Diwali is celebrated with gusto in US
More than two million Indian Americans celebrated Diwali across the US with festivities reaching the White House and the US Congress recognising importance of the "strong and vibrant immigrant community."world Updated: Nov 11, 2007 14:48 IST
More than two million Indian Americans celebrated Diwali across the United States with the festivities reaching the White House and the US Congress recognising the importance of a "strong and vibrant immigrant community."
Across the country, Indian Americans came together to celebrate Diwali just as they do in India. Lamps were lit around houses, prayers offered at homes and in temples. Families came together, exchanged gifts, gave traditional sweets to friends and associates, and generally had a good time.
Diwali melas were held wherever there is a concentration of Indian Americans: from California to New York, New Jersey, Texas and Georgia. Vendors sold typical Diwali gifts of ethnic clothing, jewellery, Hindi music CDs and DVDs of Bollywood films. Hindi singers and folk artists performed; bhangra was danced.
Some 150 eminent Indian American community leaders from all over the US attended the White House celebrations on November 7 in the "Indian Treaty Room" - where once treaties with the American Indians (Red Indians) were stored - for the fifth year in a row.
President George W Bush himself was not there, but US Treasury Secretary Henry Paulson, who has just returned from India, and the Under Secretary of State for Political Affairs, Nicholas Burns, Washington's point man on the India-US nuclear deal, were on hand to greet them.
They appreciated the India American leaders' contribution in getting the nuclear deal approved in principle by the US Congress last year and hoped they would help in reaching out to opposing Indian leaders on the importance of the deal and its significance to the US-India relationship.
The White House celebrations came days after the US House of Representatives approved a resolution recognising the significance of Diwali by an overwhelming 358-0 vote on October 29, with 204 Democrats and 154 Republicans supporting it.
South Carolina Representative Joe Wilson, who sponsored the resolution, said it not only marks "the international, religious and historical importance of the festival of Diwali", but also "recognises the importance of Indian Americans - a strong and vibrant immigrant community."
Representative John Tanner of Tennessee said, "By celebrating Diwali, we also are celebrating this diversity, a shared value that has brought the United States and India closer together throughout the years."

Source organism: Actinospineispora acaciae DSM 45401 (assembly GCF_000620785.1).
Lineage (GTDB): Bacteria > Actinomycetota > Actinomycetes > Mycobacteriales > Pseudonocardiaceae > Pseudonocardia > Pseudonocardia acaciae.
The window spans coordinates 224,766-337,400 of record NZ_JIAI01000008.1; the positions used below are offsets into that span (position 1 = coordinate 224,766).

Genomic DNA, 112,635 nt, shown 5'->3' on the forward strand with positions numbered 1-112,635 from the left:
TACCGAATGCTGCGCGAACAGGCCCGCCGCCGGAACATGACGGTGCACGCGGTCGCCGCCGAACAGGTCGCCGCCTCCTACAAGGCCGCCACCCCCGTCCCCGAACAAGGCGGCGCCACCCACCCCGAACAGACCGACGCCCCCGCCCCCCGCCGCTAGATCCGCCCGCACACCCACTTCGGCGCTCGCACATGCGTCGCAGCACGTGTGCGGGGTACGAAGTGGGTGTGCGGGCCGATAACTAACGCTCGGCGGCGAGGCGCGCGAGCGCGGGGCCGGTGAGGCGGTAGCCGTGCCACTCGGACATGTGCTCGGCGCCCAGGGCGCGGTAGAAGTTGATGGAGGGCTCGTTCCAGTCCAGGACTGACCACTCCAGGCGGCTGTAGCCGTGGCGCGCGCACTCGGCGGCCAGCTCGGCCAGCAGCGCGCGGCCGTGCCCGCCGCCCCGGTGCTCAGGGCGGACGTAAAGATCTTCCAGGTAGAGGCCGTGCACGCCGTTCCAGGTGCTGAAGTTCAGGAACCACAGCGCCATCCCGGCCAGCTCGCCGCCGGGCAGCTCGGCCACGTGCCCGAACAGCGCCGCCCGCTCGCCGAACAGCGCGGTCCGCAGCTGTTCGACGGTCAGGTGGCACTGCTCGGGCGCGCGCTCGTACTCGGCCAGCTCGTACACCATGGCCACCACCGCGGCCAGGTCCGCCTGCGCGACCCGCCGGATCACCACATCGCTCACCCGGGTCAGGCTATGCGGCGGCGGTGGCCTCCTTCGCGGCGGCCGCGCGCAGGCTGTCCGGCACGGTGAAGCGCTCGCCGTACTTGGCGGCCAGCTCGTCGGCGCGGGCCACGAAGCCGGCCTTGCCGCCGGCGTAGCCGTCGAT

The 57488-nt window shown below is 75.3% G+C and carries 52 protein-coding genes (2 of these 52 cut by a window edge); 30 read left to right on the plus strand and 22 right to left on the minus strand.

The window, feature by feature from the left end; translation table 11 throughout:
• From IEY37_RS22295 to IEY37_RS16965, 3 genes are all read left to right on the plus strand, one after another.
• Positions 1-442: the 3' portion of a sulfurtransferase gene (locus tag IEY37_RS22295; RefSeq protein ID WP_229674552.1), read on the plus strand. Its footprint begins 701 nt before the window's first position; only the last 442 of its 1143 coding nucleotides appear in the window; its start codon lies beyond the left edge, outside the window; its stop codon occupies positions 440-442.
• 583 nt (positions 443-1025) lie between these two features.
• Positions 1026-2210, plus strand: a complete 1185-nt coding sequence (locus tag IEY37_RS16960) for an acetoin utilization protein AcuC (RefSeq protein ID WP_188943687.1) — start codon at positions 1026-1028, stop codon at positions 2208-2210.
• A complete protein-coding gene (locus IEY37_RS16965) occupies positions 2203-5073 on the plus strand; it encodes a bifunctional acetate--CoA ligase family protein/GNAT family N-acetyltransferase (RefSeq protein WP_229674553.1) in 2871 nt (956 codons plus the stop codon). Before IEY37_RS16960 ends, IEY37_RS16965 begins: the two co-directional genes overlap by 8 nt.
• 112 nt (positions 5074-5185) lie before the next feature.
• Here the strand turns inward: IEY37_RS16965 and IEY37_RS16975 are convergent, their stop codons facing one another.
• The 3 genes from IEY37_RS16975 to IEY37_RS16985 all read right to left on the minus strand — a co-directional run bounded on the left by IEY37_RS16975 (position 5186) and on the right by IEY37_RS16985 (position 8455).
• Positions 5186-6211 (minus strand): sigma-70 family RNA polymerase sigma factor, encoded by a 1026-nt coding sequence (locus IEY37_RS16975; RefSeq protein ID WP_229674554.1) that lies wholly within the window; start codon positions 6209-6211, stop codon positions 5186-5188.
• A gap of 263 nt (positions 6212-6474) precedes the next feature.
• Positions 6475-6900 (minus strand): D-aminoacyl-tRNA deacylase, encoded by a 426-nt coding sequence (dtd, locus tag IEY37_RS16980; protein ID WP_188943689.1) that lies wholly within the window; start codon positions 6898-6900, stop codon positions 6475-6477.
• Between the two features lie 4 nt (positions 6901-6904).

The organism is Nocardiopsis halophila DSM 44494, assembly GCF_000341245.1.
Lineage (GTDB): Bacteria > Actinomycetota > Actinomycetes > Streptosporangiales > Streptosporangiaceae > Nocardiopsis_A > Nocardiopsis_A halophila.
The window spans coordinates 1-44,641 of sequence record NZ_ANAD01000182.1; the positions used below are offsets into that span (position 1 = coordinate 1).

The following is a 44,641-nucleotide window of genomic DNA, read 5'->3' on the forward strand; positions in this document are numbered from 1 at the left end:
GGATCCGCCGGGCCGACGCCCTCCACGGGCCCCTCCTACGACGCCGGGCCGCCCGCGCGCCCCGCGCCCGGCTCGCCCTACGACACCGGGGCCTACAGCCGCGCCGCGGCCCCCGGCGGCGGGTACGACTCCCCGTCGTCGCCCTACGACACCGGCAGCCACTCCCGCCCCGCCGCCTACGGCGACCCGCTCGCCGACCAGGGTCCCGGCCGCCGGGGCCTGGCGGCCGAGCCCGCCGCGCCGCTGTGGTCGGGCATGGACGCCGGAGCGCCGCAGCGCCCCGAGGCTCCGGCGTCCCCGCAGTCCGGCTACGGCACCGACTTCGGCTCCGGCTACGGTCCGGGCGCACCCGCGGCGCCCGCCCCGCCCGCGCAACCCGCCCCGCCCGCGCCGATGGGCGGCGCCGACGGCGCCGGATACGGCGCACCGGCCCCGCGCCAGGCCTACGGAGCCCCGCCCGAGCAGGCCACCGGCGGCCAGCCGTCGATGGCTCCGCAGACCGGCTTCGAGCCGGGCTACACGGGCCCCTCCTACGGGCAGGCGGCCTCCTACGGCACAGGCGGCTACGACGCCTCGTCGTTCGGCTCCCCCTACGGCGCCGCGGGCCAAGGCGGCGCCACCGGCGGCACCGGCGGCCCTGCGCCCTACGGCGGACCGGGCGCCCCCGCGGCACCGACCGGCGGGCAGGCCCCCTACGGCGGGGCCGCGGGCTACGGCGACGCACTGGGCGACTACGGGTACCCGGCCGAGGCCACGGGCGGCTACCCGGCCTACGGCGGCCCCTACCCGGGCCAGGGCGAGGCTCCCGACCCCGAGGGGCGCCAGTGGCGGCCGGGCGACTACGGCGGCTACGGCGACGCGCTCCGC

"This celebration presents all of us with the opportunity to reflect on the many ways in which people, history and traditions of India, and elsewhere in South Asia, have contributed to the rich cultural mosaic that is the United States of America," said Florida Representative Ileana Ros-Lehtinen.
In Washington, a 15-year-old annual Diwali mela last on Sunday drew about 7,000 people despite chilly weather. Sponsored by the Association of United Hindu & Jain Temples (UHJT), it offered food, music and shopping and ended with a large fireworks display.
Another local organisation called BAPS focusing on social service celebrated Diwali over five days with an all vegetarian served to public for free Saturday night. BAPS, which has built a $19 million temple in Atlanta, boasts of 57 centres in North America, up from 18 nine years ago.
Diwali found mainstream appeal in Houston with the Houston Chronicle noting how businesses are catching on to the popular festival and marketing to the area's growing Indian population.
In recent years, Hallmark has launched Diwali greeting cards, porcelain figurine maker Lladrohas launched a line of Hindu deities and Wells Fargo and Citibank are running special promotions. Some companies are also using the time to build goodwill with clients and employees with celebrations and season's greetings, the paper said.
In New York, Diwali was for the second year declared an official "parking holiday" - when one can park on both sides of a road instead of only one like on normal working days. New York Daily News religion columnist, Ari Goldman as a sign that "Hindus Arrive in the City", saw the decision.